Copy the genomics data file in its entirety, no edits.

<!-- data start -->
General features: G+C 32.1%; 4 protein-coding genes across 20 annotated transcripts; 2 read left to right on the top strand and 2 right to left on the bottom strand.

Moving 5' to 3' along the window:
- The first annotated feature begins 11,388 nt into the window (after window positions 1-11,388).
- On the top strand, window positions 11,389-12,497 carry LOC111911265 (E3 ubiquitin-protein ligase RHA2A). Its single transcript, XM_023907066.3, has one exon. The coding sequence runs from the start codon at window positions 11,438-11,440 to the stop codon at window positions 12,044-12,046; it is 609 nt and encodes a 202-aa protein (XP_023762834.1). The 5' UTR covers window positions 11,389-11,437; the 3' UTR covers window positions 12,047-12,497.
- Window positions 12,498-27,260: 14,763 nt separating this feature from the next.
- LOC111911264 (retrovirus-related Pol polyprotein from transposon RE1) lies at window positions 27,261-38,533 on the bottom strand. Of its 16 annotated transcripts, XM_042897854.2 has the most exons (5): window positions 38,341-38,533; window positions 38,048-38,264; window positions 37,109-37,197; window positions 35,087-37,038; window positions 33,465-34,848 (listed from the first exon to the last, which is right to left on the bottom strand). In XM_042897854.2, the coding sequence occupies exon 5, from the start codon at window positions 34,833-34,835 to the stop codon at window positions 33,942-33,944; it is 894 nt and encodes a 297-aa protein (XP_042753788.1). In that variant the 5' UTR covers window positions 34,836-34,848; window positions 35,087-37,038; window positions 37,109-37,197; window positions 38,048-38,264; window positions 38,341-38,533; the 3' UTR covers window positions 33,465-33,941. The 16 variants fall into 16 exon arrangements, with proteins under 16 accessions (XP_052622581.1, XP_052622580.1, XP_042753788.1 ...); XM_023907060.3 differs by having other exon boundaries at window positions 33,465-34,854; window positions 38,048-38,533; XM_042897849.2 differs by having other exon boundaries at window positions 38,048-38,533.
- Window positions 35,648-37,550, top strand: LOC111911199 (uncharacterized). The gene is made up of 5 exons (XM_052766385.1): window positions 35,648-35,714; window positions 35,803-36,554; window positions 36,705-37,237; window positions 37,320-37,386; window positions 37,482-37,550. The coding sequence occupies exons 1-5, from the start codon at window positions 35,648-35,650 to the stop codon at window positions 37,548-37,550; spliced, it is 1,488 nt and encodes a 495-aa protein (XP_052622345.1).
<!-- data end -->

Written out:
General features: G+C 32.1%; 4 protein-coding genes across 20 annotated transcripts; 2 read left to right on the top strand and 2 right to left on the bottom strand.

Moving 5' to 3' along the window:
- The first annotated feature begins 11,388 nt into the window (after window positions 1-11,388).
- On the top strand, window positions 11,389-12,497 carry LOC111911265 (E3 ubiquitin-protein ligase RHA2A). Its single transcript, XM_023907066.3, has one exon. The coding sequence runs from the start codon at window positions 11,438-11,440 to the stop codon at window positions 12,044-12,046; it is 609 nt and encodes a 202-aa protein (XP_023762834.1). The 5' UTR covers window positions 11,389-11,437; the 3' UTR covers window positions 12,047-12,497.
- Window positions 12,498-27,260: 14,763 nt separating this feature from the next.
- LOC111911264 (retrovirus-related Pol polyprotein from transposon RE1) lies at window positions 27,261-38,533 on the bottom strand. Of its 16 annotated transcripts, XM_042897854.2 has the most exons (5): window positions 38,341-38,533; window positions 38,048-38,264; window positions 37,109-37,197; window positions 35,087-37,038; window positions 33,465-34,848 (listed from the first exon to the last, which is right to left on the bottom strand). In XM_042897854.2, the coding sequence occupies exon 5, from the start codon at window positions 34,833-34,835 to the stop codon at window positions 33,942-33,944; it is 894 nt and encodes a 297-aa protein (XP_042753788.1). In that variant the 5' UTR covers window positions 34,836-34,848; window positions 35,087-37,038; window positions 37,109-37,197; window positions 38,048-38,264; window positions 38,341-38,533; the 3' UTR covers window positions 33,465-33,941. The 16 variants fall into 16 exon arrangements, with proteins under 16 accessions (XP_052622581.1, XP_052622580.1, XP_042753788.1 ...); XM_023907060.3 differs by having other exon boundaries at window positions 33,465-34,854; window positions 38,048-38,533; XM_042897849.2 differs by having other exon boundaries at window positions 38,048-38,533.
- Window positions 35,648-37,550, top strand: LOC111911199 (uncharacterized). The gene is made up of 5 exons (XM_052766385.1): window positions 35,648-35,714; window positions 35,803-36,554; window positions 36,705-37,237; window positions 37,320-37,386; window positions 37,482-37,550. The coding sequence occupies exons 1-5, from the start codon at window positions 35,648-35,650 to the stop codon at window positions 37,548-37,550; spliced, it is 1,488 nt and encodes a 495-aa protein (XP_052622345.1).